However, in other states like Minnesota and Wisconsin, that is not a crime. You cannot be prosecuted for that offense. Certainly, I have seen pregnant people involved with child protection, typically because they’ve had other children that are involved in the system. I have seen children taken at birth because the parent and the child tested positive for a drug .That also depends on the state.
If they both test positive for THC, I have not seen a child removed because of that, yet. It is entirely possible that it happens. I just haven’t heard of it. It’s more likely that a child is immediately removed at the hospital because of testing positive for meth, crack cocaine or heroin. That is far more common.
Partly because we’re dealing with neonatal abstinence syndrome and that’s where the newborn is going through withdrawal and that’s pretty evident to the medical staff because of how the newborn is responding. Whether or not you have to report if your client is pregnant and using really will depend on your state.
If they’re using marijuana. The answer is probably not. If they’re using alcohol, I would also think probably not because it’s not illegal. It’s inadvisable and causes irreparable damage to a child, which yes is a risk of harm. And we can’t prove that it’s causing damage.
I have seen people report that they’re pregnant person was using meth or heroin. That is going to have to be a judgment call. Based on the definition of a fetus and based on imminent risk I don’t believe that it’s necessarily reportable. The system is not perfect. So however you feel about people who are using while they’re pregnant, the system isn’t able to weigh in on all of that. This is what freewill is about.
A lot of the pregnant people that I have known try very hard to not use while they’re pregnant. They know that it’s bad and they try really hard to get off of it. Sometimes the person did not know they were pregnant, which I know seems like the kind of thing you see on TLC. There have been a couple of those in the area that I live in the last couple months where people didn’t know they were pregnant until they were giving birth to a baby. So it absolutely happens.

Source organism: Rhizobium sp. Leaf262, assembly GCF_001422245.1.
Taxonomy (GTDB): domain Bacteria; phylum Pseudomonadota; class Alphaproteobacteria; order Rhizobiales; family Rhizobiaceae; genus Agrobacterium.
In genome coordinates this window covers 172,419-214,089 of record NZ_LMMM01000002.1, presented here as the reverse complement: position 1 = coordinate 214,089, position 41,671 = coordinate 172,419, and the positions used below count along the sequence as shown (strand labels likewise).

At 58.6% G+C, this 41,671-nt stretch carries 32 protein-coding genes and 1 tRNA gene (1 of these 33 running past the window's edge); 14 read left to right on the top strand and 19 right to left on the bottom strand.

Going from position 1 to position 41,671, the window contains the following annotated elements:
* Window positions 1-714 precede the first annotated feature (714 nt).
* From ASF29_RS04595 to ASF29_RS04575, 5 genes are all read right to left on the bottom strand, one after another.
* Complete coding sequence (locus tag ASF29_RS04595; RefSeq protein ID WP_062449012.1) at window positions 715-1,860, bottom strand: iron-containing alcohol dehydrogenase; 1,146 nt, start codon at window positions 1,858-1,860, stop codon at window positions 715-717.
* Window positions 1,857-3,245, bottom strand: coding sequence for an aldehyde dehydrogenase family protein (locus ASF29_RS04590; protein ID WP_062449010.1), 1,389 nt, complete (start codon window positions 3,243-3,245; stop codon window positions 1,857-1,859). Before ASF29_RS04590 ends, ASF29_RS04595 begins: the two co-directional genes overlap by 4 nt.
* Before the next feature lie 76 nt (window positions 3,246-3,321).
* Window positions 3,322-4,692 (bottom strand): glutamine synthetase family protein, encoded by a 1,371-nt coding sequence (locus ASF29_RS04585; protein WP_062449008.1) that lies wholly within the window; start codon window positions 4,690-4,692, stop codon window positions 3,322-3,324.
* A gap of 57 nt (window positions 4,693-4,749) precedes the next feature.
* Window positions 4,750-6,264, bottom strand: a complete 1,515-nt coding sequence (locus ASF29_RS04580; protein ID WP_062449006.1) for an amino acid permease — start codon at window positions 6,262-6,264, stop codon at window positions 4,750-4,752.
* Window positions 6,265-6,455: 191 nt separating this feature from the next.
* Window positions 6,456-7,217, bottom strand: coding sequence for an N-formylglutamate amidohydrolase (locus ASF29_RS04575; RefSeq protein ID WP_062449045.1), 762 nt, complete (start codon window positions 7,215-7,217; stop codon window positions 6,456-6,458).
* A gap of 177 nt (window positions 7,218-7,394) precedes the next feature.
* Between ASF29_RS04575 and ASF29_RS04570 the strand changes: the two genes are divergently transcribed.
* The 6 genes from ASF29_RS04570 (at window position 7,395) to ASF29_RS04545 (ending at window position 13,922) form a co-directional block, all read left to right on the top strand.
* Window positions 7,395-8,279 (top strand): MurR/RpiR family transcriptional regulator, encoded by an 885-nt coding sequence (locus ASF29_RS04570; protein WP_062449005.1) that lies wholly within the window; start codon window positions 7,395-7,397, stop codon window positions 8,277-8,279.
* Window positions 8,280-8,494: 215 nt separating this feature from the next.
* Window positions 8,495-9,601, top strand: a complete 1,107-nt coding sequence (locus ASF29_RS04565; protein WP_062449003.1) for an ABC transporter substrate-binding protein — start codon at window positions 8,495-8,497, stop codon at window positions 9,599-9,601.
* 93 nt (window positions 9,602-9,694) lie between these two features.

The majority of people I have worked with that have given birth, tried their best to not harm their child. People who are using drugs and alcohol typically don’t want to hurt other people. They don’t want other people to suffer because of their use. They will usually isolate themselves, hide it, lie about it anything they can to keep others from being hurt emotionally or physically by their use.
For yourself I would read the statute in your state related to pregnancy and substance use. If you don’t find anything, the chances are that it is not a crime. If there aren’t laws protecting a fetus, then their legal status as a person removes them from this reporting requirement. This is a touchy subject. I recognize that and that there may be people listening that have a really hard time with that. I do understand that.
I have worked with therapists who do have a boundary about if someone is pregnant and using that they can’t work with them because they can’t be objective. And so they will transfer them to another therapist who can work with them.
The bottom line here is that we can assure our clients that their information is safe with us. It isn’t about condoning behavior. It is about confidentiality and the laws that protect them and us. That said I would not be documenting things that you don’t want to answer for.
Progress notes are an interesting thing. In the next student edition episode, I am going to be talking about this a bit because I’ve had experiences in court and have seen progress notes that were good and progress notes that became a disaster in court.
What we document is not every single thing that happens in the session, of course, but generally what we discussed the client’s statements, interventions, and things like that. Details about them dealing drugs, or going through withdrawal or whatever that’s going to be something that you need to be aware of what you’re documenting and whether or not it’s necessary. We give the minimum necessary information in our notes.